Pekka Soini: Are we throwing the baby out with the bathwater?


Finland's strengths consist of innovativeness and expertise, particularly ICT expertise. In an innovativeness comparison during the summer, the World Economic Forum (WEF) ranked Finland first. Points came flowing into Finland for having the world's best cooperation between universities and companies, and the most able researchers and engineers.

But now we are engaged in diminishing these strengths and giving our competitors a head start.

The Government Programme proposes cuts of EUR 138 million in Tekes grants. Companies and the research community are stunned by the aiming of cuts at Tekes funding; after all, a range of studies have confirmed the widespread positive effects of Tekes innovation funding.

It has taken years to hitch large companies, SMEs and universities together to follow mutually beneficial practices. Tekes programmes have provided an excellent platform for such cooperation. Through its funding, Tekes has shared the risks of R&D aiming at world-class achievements.

The idea behind the Government Programme was to cut business subsidies for large companies and to wind up the SHOK research programmes and Innovative Cities or INKA programme. However, most funding granted to large companies and SHOK programmes is channelled onwards to universities, research institutes and SMEs. This means that, in practice, the cuts will hit universities and public research organisations the hardest. They will lop off around 1,700 person work years from public research organisations.

The cuts will also take a large bite out of the fruits of innovation funding. Their implementation will mean that around 200 new products and services and 250 patents will never see the light of day.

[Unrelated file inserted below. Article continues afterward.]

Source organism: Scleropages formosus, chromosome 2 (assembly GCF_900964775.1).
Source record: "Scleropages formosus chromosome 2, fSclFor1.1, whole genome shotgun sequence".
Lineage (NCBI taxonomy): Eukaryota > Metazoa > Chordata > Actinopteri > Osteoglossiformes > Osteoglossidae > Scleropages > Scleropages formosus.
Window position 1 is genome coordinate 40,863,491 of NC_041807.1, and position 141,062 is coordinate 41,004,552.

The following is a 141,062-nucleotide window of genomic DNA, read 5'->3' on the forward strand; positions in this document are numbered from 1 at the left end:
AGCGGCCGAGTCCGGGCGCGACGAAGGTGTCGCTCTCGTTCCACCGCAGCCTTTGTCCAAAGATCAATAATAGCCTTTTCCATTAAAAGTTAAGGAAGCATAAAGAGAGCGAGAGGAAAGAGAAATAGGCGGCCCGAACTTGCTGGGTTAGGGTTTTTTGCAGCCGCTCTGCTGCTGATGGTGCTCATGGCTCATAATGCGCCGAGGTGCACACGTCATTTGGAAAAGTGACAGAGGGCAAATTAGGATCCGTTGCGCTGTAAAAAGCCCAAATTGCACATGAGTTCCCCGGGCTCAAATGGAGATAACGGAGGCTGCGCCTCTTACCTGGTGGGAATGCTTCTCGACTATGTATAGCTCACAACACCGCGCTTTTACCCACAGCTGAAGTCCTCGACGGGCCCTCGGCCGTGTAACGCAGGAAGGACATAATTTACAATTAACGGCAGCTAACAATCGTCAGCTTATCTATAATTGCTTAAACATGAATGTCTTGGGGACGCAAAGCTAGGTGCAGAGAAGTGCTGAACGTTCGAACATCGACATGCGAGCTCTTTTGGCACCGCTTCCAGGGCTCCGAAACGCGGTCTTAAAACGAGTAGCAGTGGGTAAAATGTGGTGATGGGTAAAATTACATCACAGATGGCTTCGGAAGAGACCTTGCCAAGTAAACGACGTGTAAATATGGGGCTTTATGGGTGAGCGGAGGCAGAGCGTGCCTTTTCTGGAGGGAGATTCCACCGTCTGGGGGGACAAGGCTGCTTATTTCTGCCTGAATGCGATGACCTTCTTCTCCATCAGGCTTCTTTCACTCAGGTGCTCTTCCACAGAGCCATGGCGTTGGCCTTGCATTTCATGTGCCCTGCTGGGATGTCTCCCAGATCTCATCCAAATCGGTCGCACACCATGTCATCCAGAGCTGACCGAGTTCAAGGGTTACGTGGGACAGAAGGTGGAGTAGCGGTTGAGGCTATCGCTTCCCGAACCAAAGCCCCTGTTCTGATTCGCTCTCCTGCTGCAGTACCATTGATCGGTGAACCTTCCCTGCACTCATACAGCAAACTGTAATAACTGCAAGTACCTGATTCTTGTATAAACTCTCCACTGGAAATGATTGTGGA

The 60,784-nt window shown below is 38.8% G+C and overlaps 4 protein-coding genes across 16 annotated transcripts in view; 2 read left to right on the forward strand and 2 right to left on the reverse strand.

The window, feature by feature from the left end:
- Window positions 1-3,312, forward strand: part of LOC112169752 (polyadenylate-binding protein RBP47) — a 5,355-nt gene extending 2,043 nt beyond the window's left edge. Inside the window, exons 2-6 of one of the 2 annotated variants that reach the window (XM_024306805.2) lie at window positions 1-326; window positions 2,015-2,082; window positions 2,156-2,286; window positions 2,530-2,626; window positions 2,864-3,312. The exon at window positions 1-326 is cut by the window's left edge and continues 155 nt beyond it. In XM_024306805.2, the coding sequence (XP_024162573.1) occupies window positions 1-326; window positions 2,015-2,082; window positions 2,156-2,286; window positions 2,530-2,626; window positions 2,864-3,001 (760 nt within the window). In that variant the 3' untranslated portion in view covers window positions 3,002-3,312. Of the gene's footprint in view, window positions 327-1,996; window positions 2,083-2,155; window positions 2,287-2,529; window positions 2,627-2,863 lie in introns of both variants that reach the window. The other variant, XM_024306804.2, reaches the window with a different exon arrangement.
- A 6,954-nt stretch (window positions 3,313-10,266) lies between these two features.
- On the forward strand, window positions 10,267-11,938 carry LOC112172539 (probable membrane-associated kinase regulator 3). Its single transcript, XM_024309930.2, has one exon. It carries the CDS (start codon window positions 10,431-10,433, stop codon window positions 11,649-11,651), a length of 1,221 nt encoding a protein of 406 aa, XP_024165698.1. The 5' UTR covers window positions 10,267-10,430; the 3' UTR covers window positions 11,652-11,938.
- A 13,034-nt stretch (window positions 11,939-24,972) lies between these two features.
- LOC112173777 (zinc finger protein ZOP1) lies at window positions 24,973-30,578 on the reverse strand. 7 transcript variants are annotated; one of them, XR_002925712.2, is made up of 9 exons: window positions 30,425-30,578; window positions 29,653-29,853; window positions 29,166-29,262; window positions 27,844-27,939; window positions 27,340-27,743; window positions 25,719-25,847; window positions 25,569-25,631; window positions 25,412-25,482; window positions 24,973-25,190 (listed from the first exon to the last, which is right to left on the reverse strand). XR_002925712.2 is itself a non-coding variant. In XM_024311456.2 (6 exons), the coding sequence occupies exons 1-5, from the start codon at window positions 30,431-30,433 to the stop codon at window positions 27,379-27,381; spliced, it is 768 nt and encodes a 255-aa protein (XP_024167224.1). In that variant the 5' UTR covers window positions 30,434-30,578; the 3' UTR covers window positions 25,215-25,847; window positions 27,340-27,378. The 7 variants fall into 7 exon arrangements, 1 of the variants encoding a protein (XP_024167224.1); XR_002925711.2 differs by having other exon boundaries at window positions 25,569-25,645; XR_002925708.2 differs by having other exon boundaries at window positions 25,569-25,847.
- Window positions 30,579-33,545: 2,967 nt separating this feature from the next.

At Tekes we have already given thought to the new operational models based on which innovation funding would be of most benefit to Finland. Such models would require the input of companies and public research organisations of all sizes. Large companies are drivers of networking and creators of expertise, while startups are the seeds of bold growth and SMEs are agile internationalisers.

From the growth perspective, the Government Programme is a good plan focused on strengthening sectors that are critical to Finland. We have made fresh proposals on how Tekes can put the Government's spearhead projects into practice on the basis of new activities.

The gap opening up in innovation funding must be plugged soon, if we are to prevent it from damaging Finland's private sector growth and competitiveness.

Pekka Soini
Director General, Tekes

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